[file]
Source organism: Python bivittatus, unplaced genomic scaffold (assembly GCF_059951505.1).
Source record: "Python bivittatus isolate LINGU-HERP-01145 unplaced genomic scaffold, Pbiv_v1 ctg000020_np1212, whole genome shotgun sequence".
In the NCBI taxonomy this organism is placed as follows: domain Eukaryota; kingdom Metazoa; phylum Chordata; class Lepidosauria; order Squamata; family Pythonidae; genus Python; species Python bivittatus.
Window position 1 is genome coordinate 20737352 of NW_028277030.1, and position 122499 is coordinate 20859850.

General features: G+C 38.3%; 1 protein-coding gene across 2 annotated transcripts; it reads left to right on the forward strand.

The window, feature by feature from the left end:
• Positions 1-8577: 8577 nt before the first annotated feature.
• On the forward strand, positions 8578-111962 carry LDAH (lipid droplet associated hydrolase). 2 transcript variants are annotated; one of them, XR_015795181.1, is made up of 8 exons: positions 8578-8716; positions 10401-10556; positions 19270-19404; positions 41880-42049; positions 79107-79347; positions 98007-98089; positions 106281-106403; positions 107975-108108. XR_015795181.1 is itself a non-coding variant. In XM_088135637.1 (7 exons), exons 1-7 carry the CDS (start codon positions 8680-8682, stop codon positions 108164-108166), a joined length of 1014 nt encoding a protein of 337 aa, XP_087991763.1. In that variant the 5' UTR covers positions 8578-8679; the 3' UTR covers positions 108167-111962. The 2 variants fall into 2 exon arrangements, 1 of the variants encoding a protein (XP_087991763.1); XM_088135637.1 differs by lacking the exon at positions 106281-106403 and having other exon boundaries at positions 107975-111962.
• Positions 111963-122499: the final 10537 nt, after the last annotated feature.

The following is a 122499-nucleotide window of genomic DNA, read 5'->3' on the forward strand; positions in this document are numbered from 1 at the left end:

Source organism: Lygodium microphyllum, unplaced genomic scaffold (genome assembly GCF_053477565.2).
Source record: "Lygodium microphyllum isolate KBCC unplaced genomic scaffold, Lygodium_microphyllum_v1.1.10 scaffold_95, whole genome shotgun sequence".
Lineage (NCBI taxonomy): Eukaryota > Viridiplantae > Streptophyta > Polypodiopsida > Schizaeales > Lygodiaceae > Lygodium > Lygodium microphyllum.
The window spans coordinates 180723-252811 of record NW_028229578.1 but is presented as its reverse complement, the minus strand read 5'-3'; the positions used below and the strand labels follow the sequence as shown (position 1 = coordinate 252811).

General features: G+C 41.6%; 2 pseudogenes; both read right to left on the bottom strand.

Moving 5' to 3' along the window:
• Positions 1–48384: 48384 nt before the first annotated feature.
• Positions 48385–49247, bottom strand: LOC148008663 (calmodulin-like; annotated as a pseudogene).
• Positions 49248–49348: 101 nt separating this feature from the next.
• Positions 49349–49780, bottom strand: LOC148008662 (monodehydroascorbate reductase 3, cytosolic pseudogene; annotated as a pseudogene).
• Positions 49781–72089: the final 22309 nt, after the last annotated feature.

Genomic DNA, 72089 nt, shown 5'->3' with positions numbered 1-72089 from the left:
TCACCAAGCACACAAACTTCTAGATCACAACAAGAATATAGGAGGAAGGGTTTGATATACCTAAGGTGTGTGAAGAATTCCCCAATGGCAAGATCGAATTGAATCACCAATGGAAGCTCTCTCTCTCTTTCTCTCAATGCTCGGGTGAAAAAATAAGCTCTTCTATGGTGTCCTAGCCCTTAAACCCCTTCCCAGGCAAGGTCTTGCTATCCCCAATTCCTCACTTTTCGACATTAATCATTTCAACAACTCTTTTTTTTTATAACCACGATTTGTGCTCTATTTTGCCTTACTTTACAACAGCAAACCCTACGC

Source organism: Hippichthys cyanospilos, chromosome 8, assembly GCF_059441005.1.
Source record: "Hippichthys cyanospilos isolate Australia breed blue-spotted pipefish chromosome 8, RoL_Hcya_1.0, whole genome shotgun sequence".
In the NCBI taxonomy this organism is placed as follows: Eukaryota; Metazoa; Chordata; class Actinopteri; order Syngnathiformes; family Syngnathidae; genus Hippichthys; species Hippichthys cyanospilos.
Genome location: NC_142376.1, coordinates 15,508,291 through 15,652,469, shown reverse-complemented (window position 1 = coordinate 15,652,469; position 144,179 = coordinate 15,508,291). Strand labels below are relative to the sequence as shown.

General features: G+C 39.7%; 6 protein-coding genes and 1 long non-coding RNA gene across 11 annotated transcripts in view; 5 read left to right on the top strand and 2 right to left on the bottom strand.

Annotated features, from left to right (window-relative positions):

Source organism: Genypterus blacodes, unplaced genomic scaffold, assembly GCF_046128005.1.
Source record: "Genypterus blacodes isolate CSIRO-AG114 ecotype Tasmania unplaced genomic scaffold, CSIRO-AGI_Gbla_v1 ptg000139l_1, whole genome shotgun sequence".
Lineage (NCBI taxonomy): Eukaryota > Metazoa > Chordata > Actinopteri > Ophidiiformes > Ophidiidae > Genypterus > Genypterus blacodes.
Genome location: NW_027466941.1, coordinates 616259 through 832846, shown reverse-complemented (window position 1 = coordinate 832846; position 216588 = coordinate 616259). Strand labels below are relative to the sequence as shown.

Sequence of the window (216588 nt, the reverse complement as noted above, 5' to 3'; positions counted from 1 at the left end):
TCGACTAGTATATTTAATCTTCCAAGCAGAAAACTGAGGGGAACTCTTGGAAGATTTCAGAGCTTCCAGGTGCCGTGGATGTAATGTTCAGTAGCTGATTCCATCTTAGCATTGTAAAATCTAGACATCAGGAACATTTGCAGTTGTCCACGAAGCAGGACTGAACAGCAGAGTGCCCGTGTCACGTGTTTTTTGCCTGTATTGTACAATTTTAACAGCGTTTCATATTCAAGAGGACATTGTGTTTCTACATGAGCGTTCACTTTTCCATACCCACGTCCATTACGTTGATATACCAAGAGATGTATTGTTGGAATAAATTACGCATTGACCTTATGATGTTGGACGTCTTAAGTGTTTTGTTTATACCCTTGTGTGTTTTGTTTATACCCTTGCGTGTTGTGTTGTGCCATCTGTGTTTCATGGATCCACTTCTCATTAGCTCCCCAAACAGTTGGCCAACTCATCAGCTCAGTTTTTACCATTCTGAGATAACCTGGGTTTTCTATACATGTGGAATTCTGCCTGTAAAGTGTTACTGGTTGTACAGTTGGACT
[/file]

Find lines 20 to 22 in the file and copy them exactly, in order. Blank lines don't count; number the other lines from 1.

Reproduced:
• Positions 49349–49780, bottom strand: LOC148008662 (monodehydroascorbate reductase 3, cytosolic pseudogene; annotated as a pseudogene).
• Positions 49781–72089: the final 22309 nt, after the last annotated feature.

Genomic DNA, 72089 nt, shown 5'->3' with positions numbered 1-72089 from the left: